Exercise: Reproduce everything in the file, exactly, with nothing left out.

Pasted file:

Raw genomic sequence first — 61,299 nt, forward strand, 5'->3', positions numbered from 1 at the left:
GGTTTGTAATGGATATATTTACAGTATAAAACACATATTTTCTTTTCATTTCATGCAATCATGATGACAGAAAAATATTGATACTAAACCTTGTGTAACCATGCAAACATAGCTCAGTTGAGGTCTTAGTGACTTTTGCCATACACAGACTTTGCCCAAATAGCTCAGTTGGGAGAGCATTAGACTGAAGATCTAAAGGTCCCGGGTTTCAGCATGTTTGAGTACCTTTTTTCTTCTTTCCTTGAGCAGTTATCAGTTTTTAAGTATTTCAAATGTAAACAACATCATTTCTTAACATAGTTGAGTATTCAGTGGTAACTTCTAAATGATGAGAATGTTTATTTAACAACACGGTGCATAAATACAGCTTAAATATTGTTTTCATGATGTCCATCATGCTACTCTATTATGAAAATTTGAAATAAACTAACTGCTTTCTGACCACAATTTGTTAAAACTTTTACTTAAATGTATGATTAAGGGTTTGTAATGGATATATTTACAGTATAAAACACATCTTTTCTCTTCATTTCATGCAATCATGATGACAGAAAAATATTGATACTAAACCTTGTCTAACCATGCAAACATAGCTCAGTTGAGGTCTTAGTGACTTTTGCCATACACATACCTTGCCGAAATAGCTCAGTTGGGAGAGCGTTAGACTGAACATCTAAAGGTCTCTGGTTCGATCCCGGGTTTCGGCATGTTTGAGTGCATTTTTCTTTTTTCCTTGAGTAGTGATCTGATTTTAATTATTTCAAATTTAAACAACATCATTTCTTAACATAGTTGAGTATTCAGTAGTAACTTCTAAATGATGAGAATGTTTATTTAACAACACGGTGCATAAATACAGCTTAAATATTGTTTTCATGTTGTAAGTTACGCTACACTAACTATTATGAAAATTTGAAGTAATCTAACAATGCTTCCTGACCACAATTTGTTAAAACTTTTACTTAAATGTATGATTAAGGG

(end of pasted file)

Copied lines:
Raw genomic sequence first — 61,299 nt, forward strand, 5'->3', positions numbered from 1 at the left:
GGTTTGTAATGGATATATTTACAGTATAAAACACATATTTTCTTTTCATTTCATGCAATCATGATGACAGAAAAATATTGATACTAAACCTTGTGTAACCATGCAAACATAGCTCAGTTGAGGTCTTAGTGACTTTTGCCATACACAGACTTTGCCCAAATAGCTCAGTTGGGAGAGCATTAGACTGAAGATCTAAAGGTCCCGGGTTTCAGCATGTTTGAGTACCTTTTTTCTTCTTTCCTTGAGCAGTTATCAGTTTTTAAGTATTTCAAATGTAAACAACATCATTTCTTAACATAGTTGAGTATTCAGTGGTAACTTCTAAATGATGAGAATGTTTATTTAACAACACGGTGCATAAATACAGCTTAAATATTGTTTTCATGATGTCCATCATGCTACTCTATTATGAAAATTTGAAATAAACTAACTGCTTTCTGACCACAATTTGTTAAAACTTTTACTTAAATGTATGATTAAGGGTTTGTAATGGATATATTTACAGTATAAAACACATCTTTTCTCTTCATTTCATGCAATCATGATGACAGAAAAATATTGATACTAAACCTTGTCTAACCATGCAAACATAGCTCAGTTGAGGTCTTAGTGACTTTTGCCATACACATACCTTGCCGAAATAGCTCAGTTGGGAGAGCGTTAGACTGAACATCTAAAGGTCTCTGGTTCGATCCCGGGTTTCGGCATGTTTGAGTGCATTTTTCTTTTTTCCTTGAGTAGTGATCTGATTTTAATTATTTCAAATTTAAACAACATCATTTCTTAACATAGTTGAGTATTCAGTAGTAACTTCTAAATGATGAGAATGTTTATTTAACAACACGGTGCATAAATACAGCTTAAATATTGTTTTCATGTTGTAAGTTACGCTACACTAACTATTATGAAAATTTGAAGTAATCTAACAATGCTTCCTGACCACAATTTGTTAAAACTTTTACTTAAATGTATGATTAAGGG